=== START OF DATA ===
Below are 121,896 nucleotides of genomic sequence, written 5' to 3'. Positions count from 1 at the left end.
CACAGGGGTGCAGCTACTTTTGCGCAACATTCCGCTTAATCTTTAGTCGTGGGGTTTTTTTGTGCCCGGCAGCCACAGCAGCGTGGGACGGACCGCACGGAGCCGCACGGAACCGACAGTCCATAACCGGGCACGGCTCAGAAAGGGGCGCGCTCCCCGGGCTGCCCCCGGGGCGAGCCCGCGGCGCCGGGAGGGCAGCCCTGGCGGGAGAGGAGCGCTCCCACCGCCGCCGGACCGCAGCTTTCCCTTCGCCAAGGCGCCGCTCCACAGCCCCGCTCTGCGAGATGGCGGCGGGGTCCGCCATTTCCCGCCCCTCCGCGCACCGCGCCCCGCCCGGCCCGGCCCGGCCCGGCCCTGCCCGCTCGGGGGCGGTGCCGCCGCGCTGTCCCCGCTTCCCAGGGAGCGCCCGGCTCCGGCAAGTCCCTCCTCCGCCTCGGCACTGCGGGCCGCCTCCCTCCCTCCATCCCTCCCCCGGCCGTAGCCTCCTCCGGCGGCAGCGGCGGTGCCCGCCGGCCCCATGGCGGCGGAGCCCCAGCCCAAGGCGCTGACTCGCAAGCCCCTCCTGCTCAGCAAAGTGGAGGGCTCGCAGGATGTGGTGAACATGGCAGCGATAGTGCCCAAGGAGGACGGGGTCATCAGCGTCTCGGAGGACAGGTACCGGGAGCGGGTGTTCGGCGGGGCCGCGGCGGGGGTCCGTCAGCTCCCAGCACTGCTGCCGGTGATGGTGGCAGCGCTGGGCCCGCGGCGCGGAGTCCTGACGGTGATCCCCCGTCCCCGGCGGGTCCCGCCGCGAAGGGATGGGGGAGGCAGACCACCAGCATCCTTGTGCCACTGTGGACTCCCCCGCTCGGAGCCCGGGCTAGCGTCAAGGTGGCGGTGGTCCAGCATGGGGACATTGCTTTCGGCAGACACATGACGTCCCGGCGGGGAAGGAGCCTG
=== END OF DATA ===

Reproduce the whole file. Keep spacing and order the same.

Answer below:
Below are 121,896 nucleotides of genomic sequence, written 5' to 3'. Positions count from 1 at the left end.
CACAGGGGTGCAGCTACTTTTGCGCAACATTCCGCTTAATCTTTAGTCGTGGGGTTTTTTTGTGCCCGGCAGCCACAGCAGCGTGGGACGGACCGCACGGAGCCGCACGGAACCGACAGTCCATAACCGGGCACGGCTCAGAAAGGGGCGCGCTCCCCGGGCTGCCCCCGGGGCGAGCCCGCGGCGCCGGGAGGGCAGCCCTGGCGGGAGAGGAGCGCTCCCACCGCCGCCGGACCGCAGCTTTCCCTTCGCCAAGGCGCCGCTCCACAGCCCCGCTCTGCGAGATGGCGGCGGGGTCCGCCATTTCCCGCCCCTCCGCGCACCGCGCCCCGCCCGGCCCGGCCCGGCCCGGCCCTGCCCGCTCGGGGGCGGTGCCGCCGCGCTGTCCCCGCTTCCCAGGGAGCGCCCGGCTCCGGCAAGTCCCTCCTCCGCCTCGGCACTGCGGGCCGCCTCCCTCCCTCCATCCCTCCCCCGGCCGTAGCCTCCTCCGGCGGCAGCGGCGGTGCCCGCCGGCCCCATGGCGGCGGAGCCCCAGCCCAAGGCGCTGACTCGCAAGCCCCTCCTGCTCAGCAAAGTGGAGGGCTCGCAGGATGTGGTGAACATGGCAGCGATAGTGCCCAAGGAGGACGGGGTCATCAGCGTCTCGGAGGACAGGTACCGGGAGCGGGTGTTCGGCGGGGCCGCGGCGGGGGTCCGTCAGCTCCCAGCACTGCTGCCGGTGATGGTGGCAGCGCTGGGCCCGCGGCGCGGAGTCCTGACGGTGATCCCCCGTCCCCGGCGGGTCCCGCCGCGAAGGGATGGGGGAGGCAGACCACCAGCATCCTTGTGCCACTGTGGACTCCCCCGCTCGGAGCCCGGGCTAGCGTCAAGGTGGCGGTGGTCCAGCATGGGGACATTGCTTTCGGCAGACACATGACGTCCCGGCGGGGAAGGAGCCTG